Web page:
On Pentecost Sunday, the gospel from John recounts the events of the evening of the Resurrection. It is the first post-resurrection appearance to the disciples huddled in the Upper Room. As the startling and disturbing events of the previous three days had unfolded, the community’s overriding response was fear. They had gathered, but had locked themselves away out of fear of what persecutions the religious authorities might bring against them. It is into this complex of uncertainty, perhaps doubt and hesitation, that Jesus appears.
The prophet Isaiah looked forward to the arrival of the Prince of Peace. His reign would lead to eternal shalom, righting all wrongs and healing all brokenness. Isaiah’s words are fulfilled with the arrival of Jesus. When Jesus is born, shalom is proclaimed. He is the King who brings peace and restoration to the broken fragments of our world. Shalom, or peace, is not only the absence of conflict but the presence of connection and completion. What do we all need in order to experience shalom? Continue reading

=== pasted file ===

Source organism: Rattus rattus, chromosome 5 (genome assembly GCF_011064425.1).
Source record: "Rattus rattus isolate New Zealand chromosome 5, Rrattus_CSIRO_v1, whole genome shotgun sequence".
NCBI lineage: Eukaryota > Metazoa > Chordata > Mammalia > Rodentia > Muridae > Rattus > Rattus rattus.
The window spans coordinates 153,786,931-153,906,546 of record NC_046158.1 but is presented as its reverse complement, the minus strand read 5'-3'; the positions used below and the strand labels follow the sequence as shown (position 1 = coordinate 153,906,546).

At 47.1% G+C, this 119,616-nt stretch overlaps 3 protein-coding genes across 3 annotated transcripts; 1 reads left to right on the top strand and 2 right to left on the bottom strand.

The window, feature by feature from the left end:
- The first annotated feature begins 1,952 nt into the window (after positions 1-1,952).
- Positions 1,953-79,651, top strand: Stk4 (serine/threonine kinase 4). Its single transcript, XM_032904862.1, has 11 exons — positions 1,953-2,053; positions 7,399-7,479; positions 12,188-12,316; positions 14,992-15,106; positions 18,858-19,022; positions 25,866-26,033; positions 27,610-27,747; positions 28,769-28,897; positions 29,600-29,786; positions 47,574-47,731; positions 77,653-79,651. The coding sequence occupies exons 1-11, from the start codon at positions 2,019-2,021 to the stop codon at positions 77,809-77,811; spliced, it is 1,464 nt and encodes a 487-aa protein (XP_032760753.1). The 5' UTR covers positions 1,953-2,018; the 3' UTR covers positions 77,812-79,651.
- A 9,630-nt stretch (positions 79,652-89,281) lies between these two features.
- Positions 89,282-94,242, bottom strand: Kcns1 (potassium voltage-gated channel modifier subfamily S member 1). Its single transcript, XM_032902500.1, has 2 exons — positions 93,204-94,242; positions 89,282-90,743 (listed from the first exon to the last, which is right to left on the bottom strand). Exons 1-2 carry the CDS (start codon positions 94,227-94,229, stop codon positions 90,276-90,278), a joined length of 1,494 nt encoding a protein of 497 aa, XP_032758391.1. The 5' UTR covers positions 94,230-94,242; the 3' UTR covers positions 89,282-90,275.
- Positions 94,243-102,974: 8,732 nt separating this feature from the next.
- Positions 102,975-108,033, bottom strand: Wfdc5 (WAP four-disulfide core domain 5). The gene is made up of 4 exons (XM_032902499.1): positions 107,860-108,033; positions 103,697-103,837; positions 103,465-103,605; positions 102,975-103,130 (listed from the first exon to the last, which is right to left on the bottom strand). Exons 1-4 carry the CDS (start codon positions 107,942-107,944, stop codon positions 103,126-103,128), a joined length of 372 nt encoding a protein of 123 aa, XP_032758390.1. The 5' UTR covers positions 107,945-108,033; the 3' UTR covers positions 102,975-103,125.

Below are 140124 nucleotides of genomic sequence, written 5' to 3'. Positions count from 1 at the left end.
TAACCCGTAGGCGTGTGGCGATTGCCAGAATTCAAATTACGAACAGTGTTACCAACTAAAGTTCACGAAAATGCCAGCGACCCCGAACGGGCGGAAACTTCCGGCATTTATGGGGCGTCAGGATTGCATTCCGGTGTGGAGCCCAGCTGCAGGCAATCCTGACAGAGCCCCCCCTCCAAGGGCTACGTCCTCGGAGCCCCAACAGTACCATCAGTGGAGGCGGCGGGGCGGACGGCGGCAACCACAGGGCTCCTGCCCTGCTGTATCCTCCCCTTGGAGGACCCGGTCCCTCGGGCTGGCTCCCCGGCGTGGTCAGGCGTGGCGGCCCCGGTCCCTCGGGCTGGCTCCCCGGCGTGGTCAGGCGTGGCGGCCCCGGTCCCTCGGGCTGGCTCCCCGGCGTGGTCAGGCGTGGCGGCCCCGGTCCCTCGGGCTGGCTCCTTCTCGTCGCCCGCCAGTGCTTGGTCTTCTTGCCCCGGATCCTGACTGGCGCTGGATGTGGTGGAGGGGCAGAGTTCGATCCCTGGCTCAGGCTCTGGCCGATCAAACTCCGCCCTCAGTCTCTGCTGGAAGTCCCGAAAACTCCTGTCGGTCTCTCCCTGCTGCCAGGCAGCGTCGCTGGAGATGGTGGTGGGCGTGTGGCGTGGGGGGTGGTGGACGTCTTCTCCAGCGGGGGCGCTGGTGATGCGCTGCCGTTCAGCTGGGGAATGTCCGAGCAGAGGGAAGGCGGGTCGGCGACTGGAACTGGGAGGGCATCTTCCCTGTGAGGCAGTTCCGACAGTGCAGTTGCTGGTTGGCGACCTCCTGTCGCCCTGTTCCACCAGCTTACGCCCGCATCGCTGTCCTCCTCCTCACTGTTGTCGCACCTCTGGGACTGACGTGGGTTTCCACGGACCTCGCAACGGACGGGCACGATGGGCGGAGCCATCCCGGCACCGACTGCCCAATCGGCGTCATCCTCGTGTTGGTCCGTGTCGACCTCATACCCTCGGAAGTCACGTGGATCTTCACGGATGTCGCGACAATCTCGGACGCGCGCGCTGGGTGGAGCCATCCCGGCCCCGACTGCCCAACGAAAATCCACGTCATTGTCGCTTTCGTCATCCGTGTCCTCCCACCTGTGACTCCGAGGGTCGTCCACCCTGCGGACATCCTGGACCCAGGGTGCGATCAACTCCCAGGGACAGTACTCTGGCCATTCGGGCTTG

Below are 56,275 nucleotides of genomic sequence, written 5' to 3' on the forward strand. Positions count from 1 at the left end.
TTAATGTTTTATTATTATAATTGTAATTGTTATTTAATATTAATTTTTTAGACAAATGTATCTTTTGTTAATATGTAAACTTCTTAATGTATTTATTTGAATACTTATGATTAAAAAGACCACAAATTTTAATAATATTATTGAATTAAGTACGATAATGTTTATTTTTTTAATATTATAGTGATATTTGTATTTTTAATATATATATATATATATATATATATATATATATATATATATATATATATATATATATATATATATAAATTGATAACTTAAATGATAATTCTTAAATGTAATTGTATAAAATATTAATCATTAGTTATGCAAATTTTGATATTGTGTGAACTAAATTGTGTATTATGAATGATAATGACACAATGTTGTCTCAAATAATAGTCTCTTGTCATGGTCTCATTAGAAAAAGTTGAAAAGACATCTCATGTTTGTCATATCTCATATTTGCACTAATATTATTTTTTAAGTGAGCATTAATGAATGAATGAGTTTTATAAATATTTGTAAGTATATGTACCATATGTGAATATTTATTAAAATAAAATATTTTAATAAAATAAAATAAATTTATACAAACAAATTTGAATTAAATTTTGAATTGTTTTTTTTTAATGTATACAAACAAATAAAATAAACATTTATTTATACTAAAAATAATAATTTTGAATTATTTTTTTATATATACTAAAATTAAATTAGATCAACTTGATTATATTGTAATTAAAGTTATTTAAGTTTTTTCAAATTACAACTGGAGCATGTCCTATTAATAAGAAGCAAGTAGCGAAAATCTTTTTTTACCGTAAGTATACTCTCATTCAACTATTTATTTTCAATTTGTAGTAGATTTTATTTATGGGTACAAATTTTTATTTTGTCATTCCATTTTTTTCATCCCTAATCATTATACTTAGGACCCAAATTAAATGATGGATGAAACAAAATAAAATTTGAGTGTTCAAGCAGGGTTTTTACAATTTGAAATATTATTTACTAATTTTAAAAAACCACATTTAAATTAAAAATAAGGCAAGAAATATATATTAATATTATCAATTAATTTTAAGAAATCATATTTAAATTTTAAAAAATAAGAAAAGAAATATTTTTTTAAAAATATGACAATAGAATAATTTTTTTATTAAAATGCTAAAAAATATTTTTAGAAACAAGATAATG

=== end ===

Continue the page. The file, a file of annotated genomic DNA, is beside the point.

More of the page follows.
Over the years I have often been asked about a passage in Matthew’s Gospel: “So be perfect,* just as your heavenly Father is perfect“. (Mt 5:48). Most people just wonder how in the world we could ever be perfect like God. Kind of a non-starter, so why try. Not only is it possible – it is commanded by Christ and empowered by his grace.
Be perfect, telios, the Greek word does not mean to be without sin, spot or blemish, but rather speaks of wholeness, a completeness, a certain end point, goal or destiny that is ours – in the end. In other words, to look to what God intends for us: our destiny, our divine calling – a project for this lifetime. A project that with the grace of God is ours in the here and now – and forever. A project that will reach “perfection” in heaven as we are then fully, wholly and completely what we were intended to be. Continue reading